Don’t Panic: Pandemic Pedagogy (“We have a plan”) July 16, 2020 Update
Don’t Panic: Pandemic Pedagogy (“We have a plan”)
July 16, 2020
In response to on-going federal, state, county and district guidance, Anahuacalmecac International University Preparatory of North America (Anahuacalmecac) will provide education for enrolled students exclusively online. All campuses will remain closed until federal and state governments provide all schools, including Anahuacalmecac, with adequate resources necessary to meet the stringent but critically important re-opening guidelines for schools. Anahuacalmecac will not risk the lives of students, staff or volunteers during this pandemic. Education is not a race and our students are not political pawns to be sacrificed by the mythologies of standardized government schooling.
Anahuacalmecac remains committed to advocating for the transformation of the inequitable political-economic landscape of Los Angeles County by generating an educational eco-system that ensures historically disadvantaged youth of color and Indigenous Peoples the full implementation of internationally recognized rights of the child, people of color and Indigenous Peoples, towards a just economy, sustainable communities, and healthy environments.
During the pandemic, our advocacy for the educational rights of our students and families have included engaging with other social advocacy groups including Reclaiming Our Communities in El Sereno advocating for housing for the homele
ss, the Advancement Project’s Race & COVID-19 Cross-sector Workgroup, the Indigenous Education Now Coalition, support for the Black Lives Matter movement, and the Latino Coalition of Los Angeles’ combined efforts to impact policy and budgetary decision-making at the local, state and national level as well as coordinated support for Nahua pueblos of origin in Mexico facing COVID 19 without government support. While our focus during the first stage of the COVID-19 Pandemic was centered squarely on the educational and socio-emotional needs of our students and communities working within our means as a small, community-based, autonomous school, our next stage must respond to a greater urgency for our vision of Indigenous education.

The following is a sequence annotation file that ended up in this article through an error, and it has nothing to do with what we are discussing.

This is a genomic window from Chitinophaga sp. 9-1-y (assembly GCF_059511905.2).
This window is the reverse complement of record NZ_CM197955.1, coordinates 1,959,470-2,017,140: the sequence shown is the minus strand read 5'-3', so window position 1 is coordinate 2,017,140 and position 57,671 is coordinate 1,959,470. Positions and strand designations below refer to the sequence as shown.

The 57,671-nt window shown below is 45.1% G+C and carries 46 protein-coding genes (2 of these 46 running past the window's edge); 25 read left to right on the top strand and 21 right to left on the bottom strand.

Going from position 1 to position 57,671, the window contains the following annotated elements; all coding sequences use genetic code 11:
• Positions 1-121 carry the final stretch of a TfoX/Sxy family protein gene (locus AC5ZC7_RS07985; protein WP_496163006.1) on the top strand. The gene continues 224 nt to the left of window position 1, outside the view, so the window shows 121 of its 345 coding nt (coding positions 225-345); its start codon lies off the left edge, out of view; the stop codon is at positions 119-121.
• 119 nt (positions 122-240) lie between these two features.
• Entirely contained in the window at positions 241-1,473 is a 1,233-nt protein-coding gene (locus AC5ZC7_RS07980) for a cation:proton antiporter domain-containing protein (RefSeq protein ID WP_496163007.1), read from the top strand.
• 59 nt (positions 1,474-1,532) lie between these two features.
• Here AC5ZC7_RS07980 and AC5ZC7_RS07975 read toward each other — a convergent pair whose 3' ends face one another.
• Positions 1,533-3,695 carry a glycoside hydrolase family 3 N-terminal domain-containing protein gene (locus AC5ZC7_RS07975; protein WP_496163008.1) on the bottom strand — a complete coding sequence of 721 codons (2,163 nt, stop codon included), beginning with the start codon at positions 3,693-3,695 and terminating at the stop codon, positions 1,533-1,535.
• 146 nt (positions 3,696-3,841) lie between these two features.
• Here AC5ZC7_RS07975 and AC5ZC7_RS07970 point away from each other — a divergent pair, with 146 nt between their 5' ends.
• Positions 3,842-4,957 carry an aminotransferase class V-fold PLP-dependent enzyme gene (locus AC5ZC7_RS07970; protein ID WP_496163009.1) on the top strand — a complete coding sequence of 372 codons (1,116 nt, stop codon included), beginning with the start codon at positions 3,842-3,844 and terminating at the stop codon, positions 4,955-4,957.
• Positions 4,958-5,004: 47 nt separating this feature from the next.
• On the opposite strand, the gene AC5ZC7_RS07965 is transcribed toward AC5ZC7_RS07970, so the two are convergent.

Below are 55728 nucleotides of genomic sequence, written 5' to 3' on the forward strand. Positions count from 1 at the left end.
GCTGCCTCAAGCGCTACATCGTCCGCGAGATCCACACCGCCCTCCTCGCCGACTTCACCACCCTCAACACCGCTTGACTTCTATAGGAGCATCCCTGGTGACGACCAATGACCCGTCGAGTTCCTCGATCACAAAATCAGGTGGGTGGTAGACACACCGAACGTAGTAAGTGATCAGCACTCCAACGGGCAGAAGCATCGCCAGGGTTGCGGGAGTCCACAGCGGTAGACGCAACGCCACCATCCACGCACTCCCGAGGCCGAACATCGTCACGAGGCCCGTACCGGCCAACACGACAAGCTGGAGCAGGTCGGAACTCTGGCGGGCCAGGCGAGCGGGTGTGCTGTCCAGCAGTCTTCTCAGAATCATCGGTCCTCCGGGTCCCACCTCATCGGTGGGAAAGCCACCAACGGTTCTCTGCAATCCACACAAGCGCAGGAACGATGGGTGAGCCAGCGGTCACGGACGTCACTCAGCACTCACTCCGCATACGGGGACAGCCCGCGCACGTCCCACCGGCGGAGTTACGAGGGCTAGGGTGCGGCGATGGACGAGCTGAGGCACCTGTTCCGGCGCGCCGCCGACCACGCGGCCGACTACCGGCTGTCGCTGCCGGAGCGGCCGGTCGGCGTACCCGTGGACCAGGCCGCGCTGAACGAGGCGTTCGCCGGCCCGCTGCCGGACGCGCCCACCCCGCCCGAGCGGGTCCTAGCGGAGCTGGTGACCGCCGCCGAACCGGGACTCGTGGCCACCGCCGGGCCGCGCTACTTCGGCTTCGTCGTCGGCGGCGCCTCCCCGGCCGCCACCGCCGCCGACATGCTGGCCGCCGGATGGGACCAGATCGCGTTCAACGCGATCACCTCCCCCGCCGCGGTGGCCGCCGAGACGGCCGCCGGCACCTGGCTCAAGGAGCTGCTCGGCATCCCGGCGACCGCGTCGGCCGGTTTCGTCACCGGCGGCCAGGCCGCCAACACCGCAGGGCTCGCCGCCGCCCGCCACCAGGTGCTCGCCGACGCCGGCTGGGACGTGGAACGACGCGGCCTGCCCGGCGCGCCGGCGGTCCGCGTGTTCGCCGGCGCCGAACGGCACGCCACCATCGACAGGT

On July 13, 2020, LAUSD Superintendent Beutner announced in a joint statement with San Diego Unified, that schools would remain closed for the beginning of the academic year 2020-21. On the same day, the Los Angeles County Department of Public Health (Public Health) also released reopening protocols for K through 12 schools in Los Angeles County. Importantly, the Public Health protocols do not authorize schools to reopen for in-person classroom instruction. Re-opening schools will be guided by the state and by each school district’s decision on how to best meet learning requirements during the pandemic, considering the levels of community transmission and on-going risks. Schools that re-open their campuses, must adhere to the public health and safety requirements detailed in the protocol released by Public Health. Of course, these imply serious fiscal mandates currently unfunded by any regular source of funding.
The LAUSD Superintendent correctly highlighted that “The health and safety of all in the school community is not something we can compromise. The news about the spread of the virus continues to be of great concern. Last week was the worst yet in the Los Angeles area. Today, the Governor of California has again announced further guidance for school re-opening accounting for statewide spikes in COVID-19 cases. The rate of those who tested positive for the virus is approaching 10%, well above the level of 5% the World Health Organization guidelines say is appropriate for communities to reopen.”